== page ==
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As Joe Sheehan pointed out last week, the Tigers are one of the big stories of the young 2006 season. At press time, they have a .618 winning percentage, and stand within easy striking distance of the AL Central leader, the White Sox.
Because the Tigers have turned things around in the early going, and have received conspicuous contributions from a few young players, there’s a tendency to think of them as a “young” team. However, consider that for a moment. Their best pitcher (by VORP) is 41 year-old Kenny Rogers. Up the middle, they start a 34-year-old behind the plate (Ivan Rodriguez), and a pair of guys over 30 around the keystone. The closer’s 38, and even some of the guys that are sometimes perceived as “kids,” like Mike Maroth, Fernando Rodney, Craig Monroe, and Brandon Inge, are in their late 20s.
Now, this is only a problem if you think the Tigers have the beginnings of a dynasty here, with many years to take advantage of a core of young players. Detroit does boast a pair of 25-year-old boppers in Curtis Granderson and Chris Shelton, and a trio of special arms, all under the age of 24, in Justin Verlander, Joel Zumaya, and Jeremy Bonderman. Still, this is an overwhelmingly veteran squad, and management needs to keep in mind that in many ways, the future is now.
Detroit’s success begins on the mound–the Tigers lead the AL with a 3.40 ERA, despite being middle-of-the-pack in strikeout rate. The bullpen is the third-best in the American League by WXRL (which measures the relievers’ effect on the team’s win expectation), and their rotation is the best in the league by SNLVAR (which measures the starters’ performances, isolated from the support they do or don’t receive from their offense and bullpen). They are the only team in the majors to have received above-replacement level performance from every pitcher they’ve used this year.
In last week’s column, Sheehan pointed out that the Tigers lead the league in Defensive Efficiency. A less promising way to put that is that their pitchers have posted the lowest batting average on balls in play (BABIP) in the majors at .261. A low BABIP like that tends to be something of a fluke–no team has posted a BABIP of .261 or less over a full season in sixteen years (the 1990 Oakland A’s were the last). For a team that doesn’t have an outstanding strikeout rate, regression to the mean in this area could be particularly harsh.
Does this mean the Detroiters are doomed? Hardly. There’s room for improvement, particularly on offense, where DH Dmitri Young hasn’t gotten on track yet after early injury problems. Second baseman Placido Polanco has been doing his best impression of Jesus Alou, providing an empty batting average (.292/.308/.310). And while Monroe may not be an on-base machine, he’s certainly capable of better than a .278 OBP. If the Tigers can get on base more often going forward, they’ll do a lot to improve their chances of staying close to the White Sox in the Central division.
|NEW YORK METS|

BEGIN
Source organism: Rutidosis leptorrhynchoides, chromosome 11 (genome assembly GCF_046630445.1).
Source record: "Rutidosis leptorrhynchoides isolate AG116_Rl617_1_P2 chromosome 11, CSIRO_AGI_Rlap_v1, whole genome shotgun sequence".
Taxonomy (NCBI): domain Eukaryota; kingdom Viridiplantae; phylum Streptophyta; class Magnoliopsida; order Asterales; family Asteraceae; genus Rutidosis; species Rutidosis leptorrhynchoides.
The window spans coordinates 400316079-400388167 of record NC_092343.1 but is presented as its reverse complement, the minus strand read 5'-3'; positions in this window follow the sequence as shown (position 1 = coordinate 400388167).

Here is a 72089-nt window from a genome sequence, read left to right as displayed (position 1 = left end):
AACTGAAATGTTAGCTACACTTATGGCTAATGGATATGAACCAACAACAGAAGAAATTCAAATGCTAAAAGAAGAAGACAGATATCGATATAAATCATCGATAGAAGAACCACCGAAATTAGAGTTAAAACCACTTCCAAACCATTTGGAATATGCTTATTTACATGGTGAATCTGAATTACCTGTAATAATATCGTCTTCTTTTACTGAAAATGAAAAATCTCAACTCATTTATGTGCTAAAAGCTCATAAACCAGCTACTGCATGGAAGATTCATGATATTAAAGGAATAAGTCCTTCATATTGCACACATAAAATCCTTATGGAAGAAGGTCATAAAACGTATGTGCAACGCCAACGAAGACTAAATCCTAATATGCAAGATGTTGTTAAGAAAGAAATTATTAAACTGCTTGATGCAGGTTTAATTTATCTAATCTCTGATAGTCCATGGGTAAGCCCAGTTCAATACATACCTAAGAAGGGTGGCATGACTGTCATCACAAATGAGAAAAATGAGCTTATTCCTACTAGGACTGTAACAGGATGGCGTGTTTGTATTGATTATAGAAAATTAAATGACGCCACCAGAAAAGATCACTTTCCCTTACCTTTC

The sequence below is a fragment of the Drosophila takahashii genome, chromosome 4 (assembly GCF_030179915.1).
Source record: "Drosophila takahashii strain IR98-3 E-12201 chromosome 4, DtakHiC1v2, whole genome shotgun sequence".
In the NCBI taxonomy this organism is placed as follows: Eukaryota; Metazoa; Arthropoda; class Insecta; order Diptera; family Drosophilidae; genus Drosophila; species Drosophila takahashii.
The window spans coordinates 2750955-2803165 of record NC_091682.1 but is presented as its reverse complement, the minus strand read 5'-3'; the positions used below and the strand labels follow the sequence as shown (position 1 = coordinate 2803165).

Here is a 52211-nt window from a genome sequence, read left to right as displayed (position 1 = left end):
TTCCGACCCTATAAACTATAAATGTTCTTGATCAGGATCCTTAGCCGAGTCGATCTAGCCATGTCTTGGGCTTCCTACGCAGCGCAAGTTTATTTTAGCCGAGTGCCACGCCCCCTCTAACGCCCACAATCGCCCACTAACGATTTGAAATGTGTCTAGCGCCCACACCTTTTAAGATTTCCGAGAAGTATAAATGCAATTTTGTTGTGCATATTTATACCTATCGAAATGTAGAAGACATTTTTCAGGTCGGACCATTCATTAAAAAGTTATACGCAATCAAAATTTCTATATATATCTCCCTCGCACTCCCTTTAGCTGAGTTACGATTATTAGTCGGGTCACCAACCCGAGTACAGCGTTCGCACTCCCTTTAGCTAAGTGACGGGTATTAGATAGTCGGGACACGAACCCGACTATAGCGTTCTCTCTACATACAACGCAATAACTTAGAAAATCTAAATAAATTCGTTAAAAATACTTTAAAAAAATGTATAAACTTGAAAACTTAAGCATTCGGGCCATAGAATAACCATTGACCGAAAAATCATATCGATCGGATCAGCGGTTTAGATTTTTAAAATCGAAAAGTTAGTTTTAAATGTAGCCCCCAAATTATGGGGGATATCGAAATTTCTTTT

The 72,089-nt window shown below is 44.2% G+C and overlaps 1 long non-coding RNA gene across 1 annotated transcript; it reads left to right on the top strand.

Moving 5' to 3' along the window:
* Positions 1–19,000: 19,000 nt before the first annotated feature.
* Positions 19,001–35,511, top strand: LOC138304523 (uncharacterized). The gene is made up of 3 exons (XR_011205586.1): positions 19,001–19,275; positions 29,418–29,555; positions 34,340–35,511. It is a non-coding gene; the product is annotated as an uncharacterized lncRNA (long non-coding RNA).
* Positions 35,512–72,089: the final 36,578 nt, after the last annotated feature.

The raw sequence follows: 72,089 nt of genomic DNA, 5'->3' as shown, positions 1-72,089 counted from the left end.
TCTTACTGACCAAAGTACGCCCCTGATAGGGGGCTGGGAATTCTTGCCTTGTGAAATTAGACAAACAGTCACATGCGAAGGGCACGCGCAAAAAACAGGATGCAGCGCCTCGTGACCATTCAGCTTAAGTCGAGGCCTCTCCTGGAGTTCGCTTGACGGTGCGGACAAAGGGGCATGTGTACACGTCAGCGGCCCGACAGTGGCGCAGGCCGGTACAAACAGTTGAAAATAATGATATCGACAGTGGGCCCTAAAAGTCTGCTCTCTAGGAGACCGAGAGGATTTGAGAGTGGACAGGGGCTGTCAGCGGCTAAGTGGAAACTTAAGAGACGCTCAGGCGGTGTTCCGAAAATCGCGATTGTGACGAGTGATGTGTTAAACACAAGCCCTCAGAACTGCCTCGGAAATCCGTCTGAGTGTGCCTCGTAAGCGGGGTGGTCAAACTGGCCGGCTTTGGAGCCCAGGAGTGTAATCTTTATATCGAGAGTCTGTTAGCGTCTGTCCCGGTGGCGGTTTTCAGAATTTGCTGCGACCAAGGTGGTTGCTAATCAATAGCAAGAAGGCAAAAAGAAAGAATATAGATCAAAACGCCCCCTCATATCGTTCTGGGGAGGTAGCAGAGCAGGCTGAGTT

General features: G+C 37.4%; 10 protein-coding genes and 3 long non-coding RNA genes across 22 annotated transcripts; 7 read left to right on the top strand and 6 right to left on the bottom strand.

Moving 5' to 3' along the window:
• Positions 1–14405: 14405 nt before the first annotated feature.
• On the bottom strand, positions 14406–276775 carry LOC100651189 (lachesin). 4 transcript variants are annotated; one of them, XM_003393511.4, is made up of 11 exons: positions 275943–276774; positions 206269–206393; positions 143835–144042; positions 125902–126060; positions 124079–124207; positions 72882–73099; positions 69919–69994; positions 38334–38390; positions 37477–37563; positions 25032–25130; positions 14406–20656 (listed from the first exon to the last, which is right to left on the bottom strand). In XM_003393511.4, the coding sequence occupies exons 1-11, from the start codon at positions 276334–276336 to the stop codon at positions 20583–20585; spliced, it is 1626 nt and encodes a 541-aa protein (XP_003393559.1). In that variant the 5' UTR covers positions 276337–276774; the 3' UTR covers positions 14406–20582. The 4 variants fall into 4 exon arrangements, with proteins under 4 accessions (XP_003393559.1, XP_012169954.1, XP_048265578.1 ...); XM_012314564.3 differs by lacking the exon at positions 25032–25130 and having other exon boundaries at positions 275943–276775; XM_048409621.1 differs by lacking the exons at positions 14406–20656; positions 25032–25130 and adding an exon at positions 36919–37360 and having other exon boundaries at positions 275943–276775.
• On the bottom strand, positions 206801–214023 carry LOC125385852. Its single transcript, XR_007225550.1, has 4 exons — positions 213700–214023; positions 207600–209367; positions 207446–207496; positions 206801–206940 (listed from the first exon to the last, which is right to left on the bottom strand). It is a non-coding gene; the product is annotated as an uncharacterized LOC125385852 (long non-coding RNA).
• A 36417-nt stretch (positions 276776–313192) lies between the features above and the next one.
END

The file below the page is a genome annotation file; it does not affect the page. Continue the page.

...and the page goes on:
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Things seem to have fallen into place almost perfectly for the Mets–look no further than Tom Glavine‘s 2.19 ERA, Xavier Nady‘s eight home runs and Duaner Sanchez‘s 13.3 VORP–contributing to a three-game lead over the surging Phillies in the NL East. However, the back end of the rotation is in tatters after the hamstring injury of Brian Bannister, the torn flexor tendon of Victor Zambrano and the finger injury of John Maine. Bannister will be back soon, although the 17/14 K/BB ratio he posted before getting hurt leads one to question whether he can be much better than replacement level this season, and Maine is not much of a better bet. Zambrano is not coming back, and while his poor performance will not be missed, his absence leaves the team with few viable options (and a lingering nostalgia for what might have been). The temporary solution is pretty ugly: dyed yellow dreadlocks have been sighted in the Mets dugout, the new hairstyle of Jose Lima, rehabilitated for another round of abuse. Lima would be bad enough by himself, but he comes from Triple-A Norfolk along with Jeremi Gonzalez, scheduled to start Saturday, who has given up 81 runs and 16 homers in 106 1/3 innings over the past two years.
Free-agent-to-be Barry Zito has been rumored as a possible replacement via trade, although the Mets should remember the lessons learned from Zambrano before dealing out of desperation. Lastings Milledge, the outfielder Billy Beane would demand in exchange for Zito, is hitting .303/.444/.479 at Norfolk in his Age-21 season. Milledge has already walked 23 times in 151 plate appearances, good for second in the International League and just ten less than he had in 483 PA last season. Interestingly, Milledge has also shown a Carlos Quentin-esque ability to get hit by pitches, having been pegged eight times this season after getting hit on 17 occasions last year. All that has led to the highest OBP in the IL, and raised expectations for Milledge’s arrival at Shea.